AP FACT CHECK: Trump misrepresents North Korea actions

WASHINGTON – President Donald Trump is wrongly crediting his Singapore top, with the destruction of missile launch sites in North Korea. Without such measures are announced by the North Koreans.

Trump tweeted Sunday in response to the criticism of last week of Sen. Chuck Schumer of New York, the Democratic leader of the Senate, that the top was all show, no substance, or as the Democrat put it in the Senate notes, “what the Texans call all cattle, no hat.” He referred to all hat, no cattle.

The president countered with a number of demonstrably bad information.

TRUMP: “No nuclear testing or missiles flying all over the place, blew out the launch sites. Hostages back, the hero remains home, and much more!”

THE FACTS: This is true: North Korea announced the suspension of nuclear weapons testing and the testing of intercontinental ballistic missiles in April, to soften the ground for the diplomatic opening with South Korea and the U.S. North Korea has conducted a missile test since Nov. 28.

But it remains in the possession of fissile material for a dozen to 60 nuclear bombs, independent experts say. Last year tested long-range missiles that could reach the U.S. mainland, although it is not certain that the North has mastered the technology to build a nuclear warhead that could re-enter the atmosphere and hit its target.

The summit resulted in a general agreement of the North Korean leader Kim Jong Un to work in the direction of denuclearization of the Korean Peninsula, but there were no specific commitments on eliminating or even reducing his country’s nuclear arsenal.

As for Trump’s other points:

—North Korea has not said it blew up the launch sites. For the top, it destroyed something else — of the test site for underground nuclear explosion. Journalists witnessed the destruction of three tunnels and buildings in the neighborhood. The site may have already been compromised by the former nuclear explosions, and the destruction was a step among the many that would be needed to achieve denuclearisation.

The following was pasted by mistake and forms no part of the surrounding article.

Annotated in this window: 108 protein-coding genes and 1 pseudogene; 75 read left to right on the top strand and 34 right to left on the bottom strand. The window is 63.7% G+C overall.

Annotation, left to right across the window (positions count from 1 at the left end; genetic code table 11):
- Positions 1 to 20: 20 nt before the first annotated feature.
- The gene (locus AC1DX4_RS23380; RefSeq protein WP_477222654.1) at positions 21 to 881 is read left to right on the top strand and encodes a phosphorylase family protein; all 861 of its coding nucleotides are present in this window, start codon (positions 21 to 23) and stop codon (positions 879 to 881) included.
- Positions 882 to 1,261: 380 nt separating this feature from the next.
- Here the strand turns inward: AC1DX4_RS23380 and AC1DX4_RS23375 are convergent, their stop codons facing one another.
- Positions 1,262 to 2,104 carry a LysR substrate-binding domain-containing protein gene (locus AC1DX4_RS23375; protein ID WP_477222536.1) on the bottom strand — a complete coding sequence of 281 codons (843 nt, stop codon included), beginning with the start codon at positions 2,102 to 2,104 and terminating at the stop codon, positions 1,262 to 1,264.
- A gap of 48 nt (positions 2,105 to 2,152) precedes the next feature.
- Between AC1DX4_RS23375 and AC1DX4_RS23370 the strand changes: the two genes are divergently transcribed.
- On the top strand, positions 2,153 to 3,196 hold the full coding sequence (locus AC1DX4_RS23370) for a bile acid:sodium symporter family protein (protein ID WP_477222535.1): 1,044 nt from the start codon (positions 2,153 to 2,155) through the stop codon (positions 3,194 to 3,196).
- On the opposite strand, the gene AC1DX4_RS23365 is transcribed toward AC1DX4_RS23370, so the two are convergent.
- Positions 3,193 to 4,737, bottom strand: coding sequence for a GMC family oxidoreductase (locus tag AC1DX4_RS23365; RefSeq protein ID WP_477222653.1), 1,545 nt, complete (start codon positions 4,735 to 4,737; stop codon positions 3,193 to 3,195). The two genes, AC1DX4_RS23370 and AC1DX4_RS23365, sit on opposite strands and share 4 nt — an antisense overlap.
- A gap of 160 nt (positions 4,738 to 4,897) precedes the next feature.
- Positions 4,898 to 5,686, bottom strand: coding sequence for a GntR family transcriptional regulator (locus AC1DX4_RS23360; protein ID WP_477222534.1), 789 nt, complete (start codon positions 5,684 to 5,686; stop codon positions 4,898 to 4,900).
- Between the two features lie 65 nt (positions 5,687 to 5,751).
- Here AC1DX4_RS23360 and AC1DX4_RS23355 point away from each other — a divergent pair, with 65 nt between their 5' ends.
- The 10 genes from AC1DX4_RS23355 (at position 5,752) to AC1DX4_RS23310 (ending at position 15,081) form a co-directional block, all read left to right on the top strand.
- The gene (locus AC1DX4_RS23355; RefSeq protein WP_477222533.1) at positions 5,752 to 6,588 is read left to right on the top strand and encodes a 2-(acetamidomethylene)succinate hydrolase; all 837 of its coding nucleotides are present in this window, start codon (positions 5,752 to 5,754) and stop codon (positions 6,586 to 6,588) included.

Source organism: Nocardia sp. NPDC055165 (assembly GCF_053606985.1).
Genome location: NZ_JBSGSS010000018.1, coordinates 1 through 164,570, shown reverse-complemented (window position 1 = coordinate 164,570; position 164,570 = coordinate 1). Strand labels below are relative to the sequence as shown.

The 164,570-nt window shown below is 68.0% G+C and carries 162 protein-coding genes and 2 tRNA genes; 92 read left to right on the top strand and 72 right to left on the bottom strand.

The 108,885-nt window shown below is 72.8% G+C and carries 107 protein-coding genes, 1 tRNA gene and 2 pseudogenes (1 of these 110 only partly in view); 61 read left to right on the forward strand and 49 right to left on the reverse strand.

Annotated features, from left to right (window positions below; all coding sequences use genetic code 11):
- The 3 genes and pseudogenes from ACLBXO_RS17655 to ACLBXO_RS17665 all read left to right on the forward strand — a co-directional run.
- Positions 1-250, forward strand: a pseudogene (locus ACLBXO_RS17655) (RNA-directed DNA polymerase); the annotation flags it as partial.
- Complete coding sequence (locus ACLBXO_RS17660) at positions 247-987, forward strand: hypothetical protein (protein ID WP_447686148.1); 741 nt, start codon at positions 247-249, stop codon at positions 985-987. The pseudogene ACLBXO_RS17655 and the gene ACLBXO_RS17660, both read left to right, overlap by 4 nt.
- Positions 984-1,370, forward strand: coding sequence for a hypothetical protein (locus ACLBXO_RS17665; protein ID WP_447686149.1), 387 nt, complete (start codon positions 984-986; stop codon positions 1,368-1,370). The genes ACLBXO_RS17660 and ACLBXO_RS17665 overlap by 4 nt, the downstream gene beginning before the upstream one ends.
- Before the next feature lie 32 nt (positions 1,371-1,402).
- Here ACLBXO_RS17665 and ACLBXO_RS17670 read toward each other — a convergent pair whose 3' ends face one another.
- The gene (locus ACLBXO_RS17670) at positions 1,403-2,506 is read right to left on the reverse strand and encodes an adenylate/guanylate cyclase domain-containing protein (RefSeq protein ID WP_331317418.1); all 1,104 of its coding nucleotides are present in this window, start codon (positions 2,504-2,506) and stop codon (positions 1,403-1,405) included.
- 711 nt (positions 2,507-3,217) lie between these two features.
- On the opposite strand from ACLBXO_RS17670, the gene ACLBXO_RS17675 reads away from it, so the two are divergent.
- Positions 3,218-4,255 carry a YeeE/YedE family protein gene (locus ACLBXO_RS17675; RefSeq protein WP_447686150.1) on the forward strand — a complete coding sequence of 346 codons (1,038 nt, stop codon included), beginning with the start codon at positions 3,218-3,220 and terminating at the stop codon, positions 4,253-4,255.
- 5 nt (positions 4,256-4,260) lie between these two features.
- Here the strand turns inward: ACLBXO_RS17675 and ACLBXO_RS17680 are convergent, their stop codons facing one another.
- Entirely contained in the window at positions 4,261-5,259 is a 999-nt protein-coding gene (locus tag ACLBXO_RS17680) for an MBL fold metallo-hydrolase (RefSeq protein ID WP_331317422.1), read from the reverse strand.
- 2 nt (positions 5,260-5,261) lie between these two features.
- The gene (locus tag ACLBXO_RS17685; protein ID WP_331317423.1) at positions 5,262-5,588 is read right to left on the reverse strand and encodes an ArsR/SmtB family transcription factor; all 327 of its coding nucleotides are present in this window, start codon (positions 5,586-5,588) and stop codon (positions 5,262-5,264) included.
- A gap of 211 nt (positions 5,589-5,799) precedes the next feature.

If something is done to pull back on missile launch sites, it is marginal at best. Officials are not verified reports that North Korea may have scrapped a tripod used for missile ejection tests in May. Eject tests are a limited short step from a full-blown launch.

—Three American prisoners, the so-called hostages by Trump, were sent home in May, the latest in a series of U.S. citizens to be released in the last few years with the intervention of senior US officials. A convicted in April 2016 to 10 years in prison with hard labour after being convicted of espionage. The other two were for about a year and apparently not tried.

And, Otto Warmbier, a student sentenced to 15 years imprisonment with hard labour for stealing a propaganda poster, died in June 2017, days after he was back in the united states with a serious brain damage.

—Trump is premature in the tweet about “hero stays at home.” This can happen, if Kim agreed to work on the return of the AMERICAN troops missing in North Korea from the Korean War. But as of Friday, no remains were repatriated from North Korea since 2007.

Trump has falsely claimed that this mission has been accomplished, told reporters Friday: “He gave us the remains of our great heroes.”

Over 5,300 AMERICAN troops are still missing from North Korea. Trump has inflated the numbers of troops, which are missing in the North and whose return is bound to be located and that more than 60 years after the conflict. About 2,400 are still missing from South Korea.


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